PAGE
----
Sprinter Bolt bows out of Zurich athletics meet

Jamaican sprint superstar Usain Bolt has brought his abbreviated season to a close after racing just four times, organizers of the Diamond League final in Zurich announced on Sunday.

Sprinter Bolt bows out of Zurich athletics meet
Photo: Nick J. Webb

Just a day after Bolt set a new best time of 9.98 seconds for the rarely-run 100-metre indoors at Warsaw's national football stadium, Zurich meet director Patrick Magyar said the star's coach Glen Millsthe decided not to take part in Thursday's final and any more races this season.

"After his 9.98 seconds performance in Warsaw last night Usain Bolt has decided to end his 2014 competition season and will not compete in the 100 metres in the IAAF Diamond League Final in Zurich," organizers said in a statement.
"Usain's body has delivered tremendous performances over the last years," Magyar said.
"But it is a body and not a machine," he said.

"If an athlete of that level and his coach feel more rest is needed, we are certainly not going to question this and fully support this decision."
The premature end to Bolt's season means the 28-year-old Jamaican, a six-time Olympic gold medallist and world record holder in both the 100 and 200 metres, has competed just four times this season, the start to which was delayed because of a foot injury.
Bolt had only run his first 100 metres of the year in an exhibition race on Rio de Janeiro's Copacabana beach on August 17th in a time of 10.06 seconds before turning out in Warsaw on Saturday.
His last competitive individual appearance at the 100 metres came in Brussels last year while at last month's Commonwealth Games in Glasgow he was part of the victorious Jamaican four by 100m relay team, racing in the heats and final.

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Play Usain Bolt in defence, says Spain’s World Cup-winning coach

World Cup-winning coach Vicente del Bosque has some advice for sprint king Usain Bolt's new Australian club -- play him in defence.

Play Usain Bolt in defence, says Spain's World Cup-winning coach
Olympic champion Usain Bolt heads the ball as he trains with A-League football club Central Coast Mariners in Gosford, Australia. Photo: AFP

The Jamaican superstar has been handed the chance to train with the Central Coast Mariners for an indefinite period in a bid to prove he has what it takes to earn a professional playing contract.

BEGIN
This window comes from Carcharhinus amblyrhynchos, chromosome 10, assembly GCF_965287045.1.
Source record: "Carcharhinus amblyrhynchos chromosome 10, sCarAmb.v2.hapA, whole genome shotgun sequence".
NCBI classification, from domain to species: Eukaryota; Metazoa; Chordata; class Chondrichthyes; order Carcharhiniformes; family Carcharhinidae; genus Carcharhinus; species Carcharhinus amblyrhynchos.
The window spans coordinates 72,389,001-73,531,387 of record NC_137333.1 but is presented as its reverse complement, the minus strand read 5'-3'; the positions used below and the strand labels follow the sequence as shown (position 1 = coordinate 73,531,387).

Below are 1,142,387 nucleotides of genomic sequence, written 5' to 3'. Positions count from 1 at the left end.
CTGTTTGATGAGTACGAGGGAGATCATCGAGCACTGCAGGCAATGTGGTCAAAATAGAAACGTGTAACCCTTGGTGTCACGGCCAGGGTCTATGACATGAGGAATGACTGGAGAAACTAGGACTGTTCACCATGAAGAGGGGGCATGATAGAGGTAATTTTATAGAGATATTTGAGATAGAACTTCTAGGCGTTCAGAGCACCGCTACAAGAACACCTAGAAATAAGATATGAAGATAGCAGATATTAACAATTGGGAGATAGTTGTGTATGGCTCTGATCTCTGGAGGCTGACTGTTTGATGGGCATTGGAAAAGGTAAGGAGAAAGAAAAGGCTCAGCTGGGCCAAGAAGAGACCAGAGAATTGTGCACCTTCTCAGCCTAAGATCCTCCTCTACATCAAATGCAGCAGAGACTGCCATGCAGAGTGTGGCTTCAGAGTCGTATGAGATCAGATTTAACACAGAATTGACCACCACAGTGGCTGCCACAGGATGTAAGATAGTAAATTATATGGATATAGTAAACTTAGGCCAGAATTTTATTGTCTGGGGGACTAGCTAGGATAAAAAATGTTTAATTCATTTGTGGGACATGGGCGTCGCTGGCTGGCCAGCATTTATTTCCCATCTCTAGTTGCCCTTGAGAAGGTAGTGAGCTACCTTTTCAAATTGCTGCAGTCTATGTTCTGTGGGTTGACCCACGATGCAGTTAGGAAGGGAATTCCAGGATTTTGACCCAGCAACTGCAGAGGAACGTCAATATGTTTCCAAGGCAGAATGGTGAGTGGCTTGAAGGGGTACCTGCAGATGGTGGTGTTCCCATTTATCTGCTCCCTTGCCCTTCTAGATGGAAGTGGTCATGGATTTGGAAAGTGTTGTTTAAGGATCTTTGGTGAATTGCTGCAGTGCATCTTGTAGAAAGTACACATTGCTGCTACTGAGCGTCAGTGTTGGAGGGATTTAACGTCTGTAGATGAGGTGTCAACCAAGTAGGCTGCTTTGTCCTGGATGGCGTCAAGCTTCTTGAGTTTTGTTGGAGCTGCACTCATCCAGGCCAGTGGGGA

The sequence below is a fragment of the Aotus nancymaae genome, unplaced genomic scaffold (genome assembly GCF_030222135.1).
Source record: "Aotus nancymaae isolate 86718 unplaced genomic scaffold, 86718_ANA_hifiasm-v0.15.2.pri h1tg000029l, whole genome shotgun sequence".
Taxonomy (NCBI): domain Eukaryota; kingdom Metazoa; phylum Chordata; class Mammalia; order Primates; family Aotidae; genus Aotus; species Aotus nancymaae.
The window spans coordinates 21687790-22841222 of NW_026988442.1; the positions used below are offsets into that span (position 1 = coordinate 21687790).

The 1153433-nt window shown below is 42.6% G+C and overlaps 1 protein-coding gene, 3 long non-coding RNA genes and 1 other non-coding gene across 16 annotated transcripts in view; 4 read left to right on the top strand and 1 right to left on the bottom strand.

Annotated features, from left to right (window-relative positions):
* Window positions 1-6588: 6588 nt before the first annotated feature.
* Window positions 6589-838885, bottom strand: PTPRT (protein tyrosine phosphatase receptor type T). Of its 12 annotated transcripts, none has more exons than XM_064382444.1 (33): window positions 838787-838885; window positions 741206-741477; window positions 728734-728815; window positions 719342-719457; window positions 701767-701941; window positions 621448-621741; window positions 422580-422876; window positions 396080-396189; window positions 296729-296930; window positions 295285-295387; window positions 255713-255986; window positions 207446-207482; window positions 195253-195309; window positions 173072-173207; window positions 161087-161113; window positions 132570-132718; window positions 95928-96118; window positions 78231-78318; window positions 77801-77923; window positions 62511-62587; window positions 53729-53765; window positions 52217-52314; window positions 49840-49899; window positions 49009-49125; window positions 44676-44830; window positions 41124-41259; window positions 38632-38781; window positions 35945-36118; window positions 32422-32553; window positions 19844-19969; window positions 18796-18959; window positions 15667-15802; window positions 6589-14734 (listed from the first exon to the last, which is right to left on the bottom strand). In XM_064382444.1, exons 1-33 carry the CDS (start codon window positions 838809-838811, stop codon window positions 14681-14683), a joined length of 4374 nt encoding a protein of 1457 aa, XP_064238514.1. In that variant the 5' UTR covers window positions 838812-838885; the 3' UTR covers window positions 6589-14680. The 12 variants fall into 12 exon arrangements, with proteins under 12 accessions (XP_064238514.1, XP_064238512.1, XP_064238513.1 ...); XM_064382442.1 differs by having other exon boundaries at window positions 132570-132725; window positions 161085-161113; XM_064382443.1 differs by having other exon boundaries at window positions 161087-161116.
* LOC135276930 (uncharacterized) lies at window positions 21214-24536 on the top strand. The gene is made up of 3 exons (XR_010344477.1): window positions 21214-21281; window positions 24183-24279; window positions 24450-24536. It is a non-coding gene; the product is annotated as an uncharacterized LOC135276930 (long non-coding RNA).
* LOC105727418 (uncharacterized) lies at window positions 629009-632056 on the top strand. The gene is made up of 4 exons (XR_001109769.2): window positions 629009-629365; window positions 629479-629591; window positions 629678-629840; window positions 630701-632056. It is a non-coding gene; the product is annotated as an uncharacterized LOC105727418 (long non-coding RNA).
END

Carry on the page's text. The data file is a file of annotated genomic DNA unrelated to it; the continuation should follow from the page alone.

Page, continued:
The eight-time Olympic champion made his debut late last month in a 20-minute cameo as a substitute during a friendly, starting in his favoured left wing position. 

He nearly scored but tired quickly and admitted he was not match-fit, with Australian pundits saying he had plenty of work ahead to make the grade.   

Del Bosque, whose eight-year reign as Spain coach ended after their last-16 exit at Euro 2016, said it was possible Bolt could fulfil his dream of becoming a footballer, despite being 32.   

“For a team that counter-attacks hard and transitions quickly into open space, sure (he would fit in). It would be possible, of course,” de Bosque, who guided Spain to the 2010 World Cup title, told the Olympic Channel.

 But he suggested the 100m world record holder would be better in defence than up front.

“With space, he could be a very good footballer,” said del Bosque, who also steered Real Madrid to Champions League success.   

“He could be a full-back that covers a lot of space, but it depends, because it's not just about covering 100, or 60 or 70 metres of the pitch.   

“It's about doing it many times over and that requires stamina which I don't know whether he has or not — although I'm sure he has prepared.   

“Without a doubt as a full-back, with his back towards the crowd and the touchline, that's where he would be most useful.”   

Bolt, who retired from athletics last year, has previously tried out with clubs in Germany, South Africa and Norway, to no avail.   

He has acknowledged the pace and rhythm of football is completely different to the athletics track and said it will take time to adjust.   

Del Bosque believes that if Bolt makes it as a footballer, it will rank alongside his greatest achievements.

“To start playing professional football at the age of 32 isn't normal,” he said.

“But he has won a lot during his 32 years of life and, he has earned the right to say: 'Hey, I want to be a footballer.'”